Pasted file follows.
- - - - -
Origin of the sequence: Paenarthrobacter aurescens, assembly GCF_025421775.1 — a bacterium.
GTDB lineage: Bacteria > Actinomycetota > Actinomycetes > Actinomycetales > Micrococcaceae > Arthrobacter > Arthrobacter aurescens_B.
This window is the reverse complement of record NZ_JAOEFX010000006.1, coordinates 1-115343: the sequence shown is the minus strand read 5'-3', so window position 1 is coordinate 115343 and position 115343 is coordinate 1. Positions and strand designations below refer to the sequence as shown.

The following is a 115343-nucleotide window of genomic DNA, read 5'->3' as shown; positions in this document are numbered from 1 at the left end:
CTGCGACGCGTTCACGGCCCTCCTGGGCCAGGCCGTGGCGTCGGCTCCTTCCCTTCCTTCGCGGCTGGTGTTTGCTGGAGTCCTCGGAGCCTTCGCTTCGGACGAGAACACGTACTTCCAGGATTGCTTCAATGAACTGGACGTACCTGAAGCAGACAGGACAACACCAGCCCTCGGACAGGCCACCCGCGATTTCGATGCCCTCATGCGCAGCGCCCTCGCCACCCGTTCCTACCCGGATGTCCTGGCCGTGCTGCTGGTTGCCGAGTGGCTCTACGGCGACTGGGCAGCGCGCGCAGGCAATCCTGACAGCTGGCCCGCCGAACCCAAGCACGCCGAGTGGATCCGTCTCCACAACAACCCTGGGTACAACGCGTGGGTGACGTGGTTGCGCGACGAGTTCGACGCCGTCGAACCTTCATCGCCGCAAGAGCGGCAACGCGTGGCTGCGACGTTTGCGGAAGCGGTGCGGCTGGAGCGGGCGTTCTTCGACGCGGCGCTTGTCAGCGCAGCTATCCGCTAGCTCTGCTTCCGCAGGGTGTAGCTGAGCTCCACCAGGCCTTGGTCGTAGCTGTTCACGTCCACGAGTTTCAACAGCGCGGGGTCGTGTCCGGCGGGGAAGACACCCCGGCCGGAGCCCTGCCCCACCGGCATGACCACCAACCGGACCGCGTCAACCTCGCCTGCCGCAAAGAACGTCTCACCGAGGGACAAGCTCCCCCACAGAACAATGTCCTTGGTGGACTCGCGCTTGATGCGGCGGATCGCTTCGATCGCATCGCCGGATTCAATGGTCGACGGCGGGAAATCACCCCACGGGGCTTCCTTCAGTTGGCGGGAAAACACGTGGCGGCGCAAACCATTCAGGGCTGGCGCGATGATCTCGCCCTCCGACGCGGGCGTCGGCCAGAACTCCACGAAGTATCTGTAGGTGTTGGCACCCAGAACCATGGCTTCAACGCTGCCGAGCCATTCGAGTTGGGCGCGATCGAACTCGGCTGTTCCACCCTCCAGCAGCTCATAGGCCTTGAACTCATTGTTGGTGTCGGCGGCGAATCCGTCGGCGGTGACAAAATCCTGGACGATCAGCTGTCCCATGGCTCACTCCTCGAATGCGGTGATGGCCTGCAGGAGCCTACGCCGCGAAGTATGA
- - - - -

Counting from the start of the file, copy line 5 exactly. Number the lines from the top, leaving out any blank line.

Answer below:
CTGCGACGCGTTCACGGCCCTCCTGGGCCAGGCCGTGGCGTCGGCTCCTTCCCTTCCTTCGCGGCTGGTGTTTGCTGGAGTCCTCGGAGCCTTCGCTTCGGACGAGAACACGTACTTCCAGGATTGCTTCAATGAACTGGACGTACCTGAAGCAGACAGGACAACACCAGCCCTCGGACAGGCCACCCGCGATTTCGATGCCCTCATGCGCAGCGCCCTCGCCACCCGTTCCTACCCGGATGTCCTGGCCGTGCTGCTGGTTGCCGAGTGGCTCTACGGCGACTGGGCAGCGCGCGCAGGCAATCCTGACAGCTGGCCCGCCGAACCCAAGCACGCCGAGTGGATCCGTCTCCACAACAACCCTGGGTACAACGCGTGGGTGACGTGGTTGCGCGACGAGTTCGACGCCGTCGAACCTTCATCGCCGCAAGAGCGGCAACGCGTGGCTGCGACGTTTGCGGAAGCGGTGCGGCTGGAGCGGGCGTTCTTCGACGCGGCGCTTGTCAGCGCAGCTATCCGCTAGCTCTGCTTCCGCAGGGTGTAGCTGAGCTCCACCAGGCCTTGGTCGTAGCTGTTCACGTCCACGAGTTTCAACAGCGCGGGGTCGTGTCCGGCGGGGAAGACACCCCGGCCGGAGCCCTGCCCCACCGGCATGACCACCAACCGGACCGCGTCAACCTCGCCTGCCGCAAAGAACGTCTCACCGAGGGACAAGCTCCCCCACAGAACAATGTCCTTGGTGGACTCGCGCTTGATGCGGCGGATCGCTTCGATCGCATCGCCGGATTCAATGGTCGACGGCGGGAAATCACCCCACGGGGCTTCCTTCAGTTGGCGGGAAAACACGTGGCGGCGCAAACCATTCAGGGCTGGCGCGATGATCTCGCCCTCCGACGCGGGCGTCGGCCAGAACTCCACGAAGTATCTGTAGGTGTTGGCACCCAGAACCATGGCTTCAACGCTGCCGAGCCATTCGAGTTGGGCGCGATCGAACTCGGCTGTTCCACCCTCCAGCAGCTCATAGGCCTTGAACTCATTGTTGGTGTCGGCGGCGAATCCGTCGGCGGTGACAAAATCCTGGACGATCAGCTGTCCCATGGCTCACTCCTCGAATGCGGTGATGGCCTGCAGGAGCCTACGCCGCGAAGTATGA